The Do's and Don'ts of Working with Auditors

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Whether you're working with an auditor who's performing an internal or external Sarbanes-Oxley (SOX) audit, a Payment Card Industry (PCI) audit, a SAS 70 audit, an ISO audit, or any other type of audit, some fundamental "do's" and "don'ts" exist. Since every organization has to go through some type of audit these days, I thought some tips for working with an auditor might be helpful.

Do Your Homework

Audits go much more smoothly if you have done your homework before the auditors arrive. Here are some of the ways you can prepare for an audit:

Understand the Scope of the Audit

Understanding the purpose and scope of the audit is critical to passing the audit. Audits do not come in "one size fits all." While one auditor performing an external audit may ask for a list of all users with *ALLOBJ special authority, the SOX auditor working on your account may examine all of your documentation on creating user accounts for each system in your organization. Understand the purpose of the audit (external, SOX, PCI, etc.) and prepare accordingly.

If your organization has gone through an audit of this type before, start your preparations by looking at last year's results. While the auditor may not look at the exact same things again, it will help give you an idea of what to expect. Pay particular attention to the issues that were listed as needing remediation (fixing). The auditor will most assuredly be checking to ensure that these have been addressed. In addition, look for items that didn't require remediation but were listed as lesser issues. I've seen auditors require remediation for those. The best course of action is to fix those issues as well. If you don't have time or resources to accomplish that, at least write a formal work plan to address the issue or a risk-acceptance statement if you have no intention of ever addressing the issue. Finally, if you don't have time to write a formal statement of work to address the issue and it's something you do intend to address in the future, spend some time thinking through what you will do if you are required to remediate the issue. This way, you'll be prepared to discuss with the auditor your remediation solution or your methods for mitigating the risk should the topic arise.

Understand the Laws and Regulations That Apply to This Audit

If you are being audited against a specific law or regulation—such as the Graham-Leach-Bliley Act (GLBA) or SOX—I recommend that you (personally) read that law or regulation. For example, systems storing credit card numbers are subject to the regulations of the Payment Card Industry (PCI). The PCI sends out auditors to ensure regulations are being followed. If you're about to undergo a bank audit, your company needs to comply with the GLBA or perhaps Basel II.

Why understand the laws and regulations? Knowledge is power, as the saying goes. Knowing the laws or regulations associated with the audit will help you better understand and better prepare for what the auditor will be examining during the audit. Links to the more popular laws and regulations can be found here.

Do Be Prepared

Being prepared for an audit before you go into it will greatly assist in getting through it more quickly. Here are some ways you can prepare.

Have Your Security Policy Ready

One of the documents an auditor may request is your security policy. Large or small, all organizations need a written security policy. It doesn't have to be complex or long-winded, but it does need to be a written policy that has management approval. Why? A security policy documents the organization's stance on issues such as classification of data, data access, appropriate use of technologies such as email and the Internet, etc. Without a written policy, there can easily be conflict within the organization and disagreement over what data should be protected or what services should be allowed. And, from an auditor's point of view, without a written policy there is no way for him or her to know whether or not the organization is following its policy because the implementation cannot be compared to the organization's policy..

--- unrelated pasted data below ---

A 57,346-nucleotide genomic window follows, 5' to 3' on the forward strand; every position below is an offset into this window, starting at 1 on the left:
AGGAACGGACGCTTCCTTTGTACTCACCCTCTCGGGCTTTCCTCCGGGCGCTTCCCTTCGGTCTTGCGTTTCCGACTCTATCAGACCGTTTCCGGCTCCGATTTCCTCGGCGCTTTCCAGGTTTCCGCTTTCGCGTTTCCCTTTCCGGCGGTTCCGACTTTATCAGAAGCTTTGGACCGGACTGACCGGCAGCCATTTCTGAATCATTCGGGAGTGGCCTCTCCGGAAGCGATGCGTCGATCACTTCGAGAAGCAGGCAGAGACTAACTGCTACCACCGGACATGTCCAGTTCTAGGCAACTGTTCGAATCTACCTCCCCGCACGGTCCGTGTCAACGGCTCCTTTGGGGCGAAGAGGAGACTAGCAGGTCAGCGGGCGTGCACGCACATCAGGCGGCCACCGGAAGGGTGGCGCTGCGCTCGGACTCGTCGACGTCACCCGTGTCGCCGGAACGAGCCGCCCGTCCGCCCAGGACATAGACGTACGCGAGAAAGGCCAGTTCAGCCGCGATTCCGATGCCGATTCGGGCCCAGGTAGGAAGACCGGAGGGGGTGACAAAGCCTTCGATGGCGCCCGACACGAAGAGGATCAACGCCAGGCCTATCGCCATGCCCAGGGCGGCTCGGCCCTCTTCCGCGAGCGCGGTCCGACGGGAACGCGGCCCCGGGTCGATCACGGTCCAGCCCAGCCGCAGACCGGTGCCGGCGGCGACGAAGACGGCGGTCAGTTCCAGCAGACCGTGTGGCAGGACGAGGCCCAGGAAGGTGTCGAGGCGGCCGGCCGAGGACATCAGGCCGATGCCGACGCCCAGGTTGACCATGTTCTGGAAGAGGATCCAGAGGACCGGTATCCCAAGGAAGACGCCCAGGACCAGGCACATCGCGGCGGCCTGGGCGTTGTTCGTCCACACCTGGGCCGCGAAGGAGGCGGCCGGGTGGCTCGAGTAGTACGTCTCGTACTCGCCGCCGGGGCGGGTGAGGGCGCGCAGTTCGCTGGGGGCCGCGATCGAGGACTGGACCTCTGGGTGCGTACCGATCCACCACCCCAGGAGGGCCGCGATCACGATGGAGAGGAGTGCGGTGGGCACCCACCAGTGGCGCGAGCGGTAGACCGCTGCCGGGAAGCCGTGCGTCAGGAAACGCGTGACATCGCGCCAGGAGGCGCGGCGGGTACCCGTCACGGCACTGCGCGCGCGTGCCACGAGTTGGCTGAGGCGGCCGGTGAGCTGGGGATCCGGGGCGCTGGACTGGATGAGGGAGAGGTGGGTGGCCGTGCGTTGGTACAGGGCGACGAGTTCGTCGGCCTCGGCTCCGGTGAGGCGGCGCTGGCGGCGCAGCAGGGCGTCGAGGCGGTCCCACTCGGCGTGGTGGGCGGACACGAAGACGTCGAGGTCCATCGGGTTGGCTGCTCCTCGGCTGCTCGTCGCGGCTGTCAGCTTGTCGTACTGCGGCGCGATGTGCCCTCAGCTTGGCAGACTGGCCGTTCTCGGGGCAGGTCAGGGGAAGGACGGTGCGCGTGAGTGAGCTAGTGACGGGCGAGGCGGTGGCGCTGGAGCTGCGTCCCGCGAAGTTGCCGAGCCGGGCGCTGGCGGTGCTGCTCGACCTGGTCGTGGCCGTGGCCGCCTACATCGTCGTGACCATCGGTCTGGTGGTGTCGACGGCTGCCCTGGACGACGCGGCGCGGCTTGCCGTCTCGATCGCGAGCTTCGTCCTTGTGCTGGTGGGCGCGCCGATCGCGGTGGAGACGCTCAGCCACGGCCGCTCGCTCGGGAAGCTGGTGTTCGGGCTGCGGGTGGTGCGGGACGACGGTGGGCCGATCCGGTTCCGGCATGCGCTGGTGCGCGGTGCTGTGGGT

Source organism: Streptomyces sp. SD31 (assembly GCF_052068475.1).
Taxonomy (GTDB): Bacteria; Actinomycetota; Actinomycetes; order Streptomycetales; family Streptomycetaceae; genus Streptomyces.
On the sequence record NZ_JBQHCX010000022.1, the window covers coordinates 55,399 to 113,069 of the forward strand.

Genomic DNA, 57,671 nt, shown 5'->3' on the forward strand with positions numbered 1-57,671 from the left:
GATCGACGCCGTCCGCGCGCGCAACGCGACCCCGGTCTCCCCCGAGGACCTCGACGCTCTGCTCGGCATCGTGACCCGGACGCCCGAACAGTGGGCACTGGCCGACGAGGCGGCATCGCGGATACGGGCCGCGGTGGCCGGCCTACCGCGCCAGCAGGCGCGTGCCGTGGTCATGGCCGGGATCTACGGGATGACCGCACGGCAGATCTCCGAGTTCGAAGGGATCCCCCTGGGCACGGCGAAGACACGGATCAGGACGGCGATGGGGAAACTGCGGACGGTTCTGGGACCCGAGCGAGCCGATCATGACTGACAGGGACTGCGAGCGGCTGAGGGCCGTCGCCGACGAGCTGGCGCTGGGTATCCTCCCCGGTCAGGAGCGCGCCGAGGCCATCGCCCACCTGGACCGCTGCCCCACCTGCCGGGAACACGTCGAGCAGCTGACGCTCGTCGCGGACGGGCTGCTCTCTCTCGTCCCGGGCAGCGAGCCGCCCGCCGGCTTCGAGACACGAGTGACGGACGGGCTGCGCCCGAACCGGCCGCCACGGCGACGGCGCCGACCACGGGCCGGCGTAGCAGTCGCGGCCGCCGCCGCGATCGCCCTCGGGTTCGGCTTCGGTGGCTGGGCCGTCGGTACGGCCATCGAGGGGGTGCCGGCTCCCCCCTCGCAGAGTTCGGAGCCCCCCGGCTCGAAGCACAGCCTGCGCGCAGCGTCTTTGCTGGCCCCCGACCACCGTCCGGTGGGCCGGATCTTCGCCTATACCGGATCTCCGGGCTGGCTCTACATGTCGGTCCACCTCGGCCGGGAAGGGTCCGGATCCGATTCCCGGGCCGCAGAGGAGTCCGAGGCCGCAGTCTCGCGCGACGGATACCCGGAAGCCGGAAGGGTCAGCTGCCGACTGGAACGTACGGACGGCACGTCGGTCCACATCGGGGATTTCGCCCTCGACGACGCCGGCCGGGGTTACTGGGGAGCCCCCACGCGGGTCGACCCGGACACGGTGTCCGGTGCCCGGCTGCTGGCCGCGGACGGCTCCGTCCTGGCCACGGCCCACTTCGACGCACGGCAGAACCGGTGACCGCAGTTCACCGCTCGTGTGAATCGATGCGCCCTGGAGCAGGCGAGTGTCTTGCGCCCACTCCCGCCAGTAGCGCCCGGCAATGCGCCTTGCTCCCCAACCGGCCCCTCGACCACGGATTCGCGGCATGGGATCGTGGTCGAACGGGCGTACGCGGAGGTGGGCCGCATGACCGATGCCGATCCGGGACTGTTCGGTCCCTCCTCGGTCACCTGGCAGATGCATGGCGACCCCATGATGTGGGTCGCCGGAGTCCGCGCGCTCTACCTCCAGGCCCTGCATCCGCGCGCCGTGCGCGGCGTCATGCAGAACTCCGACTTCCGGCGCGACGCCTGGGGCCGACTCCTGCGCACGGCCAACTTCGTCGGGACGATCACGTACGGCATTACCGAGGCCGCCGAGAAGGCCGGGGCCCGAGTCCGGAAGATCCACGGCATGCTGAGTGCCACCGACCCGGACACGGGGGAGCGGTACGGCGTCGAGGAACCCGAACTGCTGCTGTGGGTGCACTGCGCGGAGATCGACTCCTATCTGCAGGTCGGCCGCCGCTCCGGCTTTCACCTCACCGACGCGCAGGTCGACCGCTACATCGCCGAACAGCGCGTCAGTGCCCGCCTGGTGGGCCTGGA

Perform an Assessment

Rather than let your auditor discover your system's vulnerabilities or a process that is not documented accurately, it is far better to discover them yourself prior to the audit. In addition, some laws such as the Health Insurance Portability and Accountability Act (HIPAA) and PCI's Data Security Standard require a periodic assessment of your systems and networks. Performing an assessment allows you to discover areas of weakness (i.e., vulnerabilities) and determine what to do about them. When vulnerabilities are discovered, they should analyzed to determine the risk level they pose to the organization. Once that's been done, three options exist:

  • For high-risk vulnerabilities, issues should be remediated (fixed) soon if not immediately.
  • For vulnerabilities whose risk is low or can be mitigated, a risk acceptance statement should be written, documenting why the vulnerability does not constitute a significant risk to the organization, why the impact to the business outweighs the risk, or what mitigating factors are in place or being put in place to lower the risk to the organization.
  • For vulnerabilities that are too risky to accept but cannot be fixed right away, a work plan should be created. If the vulnerability is discovered by the auditor, a documented work plan will show the auditor that you understand the issue and plan to fix it.

What do you measure your system against? Security "best practices." One example of best practices is the PCI's Data Security Standard. Other examples include CobiT and ISO 27001. For translation from these best practices to i5/OS settings, check out the iSeries Security Reference manual available from the System i Information Center as well as the book I co-authored with Patrick Botz, Experts' Guide to OS/400 and i5/OS Security.

Secure Your Data Appropriately

Based on your organization's security policy, you'll want to make sure that your organization's data is secured appropriately. This means that access—both through an application's menu environment and through direct access (such as command line access)—is appropriate and matches the requirements of the data access and data classification sections of your security policy. Be prepared to show proof that you have in place both menu controls and access controls that support the implementation of your policy.

Secure Your System Appropriately

Securing your system constitutes more than just setting the appropriate authority on data files. User profile configuration, system values, and TCP/IP auto-start values all need to match your policy. However, just because they match your policy doesn't mean they satisfy the auditor's requirements, especially system value settings. Unfortunately, many auditors have little or no knowledge of OS/400 or i5/OS. Auditors may come prepared with a checklist of "appropriate" system value settings. Often, this list is out-of-date and contains required settings that no longer make sense for today's system configurations. This is why risk acceptance statements need to be written for system values (and other security configuration items) that cannot be set to the value recommended by best practices. In the risk acceptance statement, explain the disruption to productivity, the function that will break, etc. along with any mitigating controls you are taking to reduce the risk of the value not being set to the most secure setting.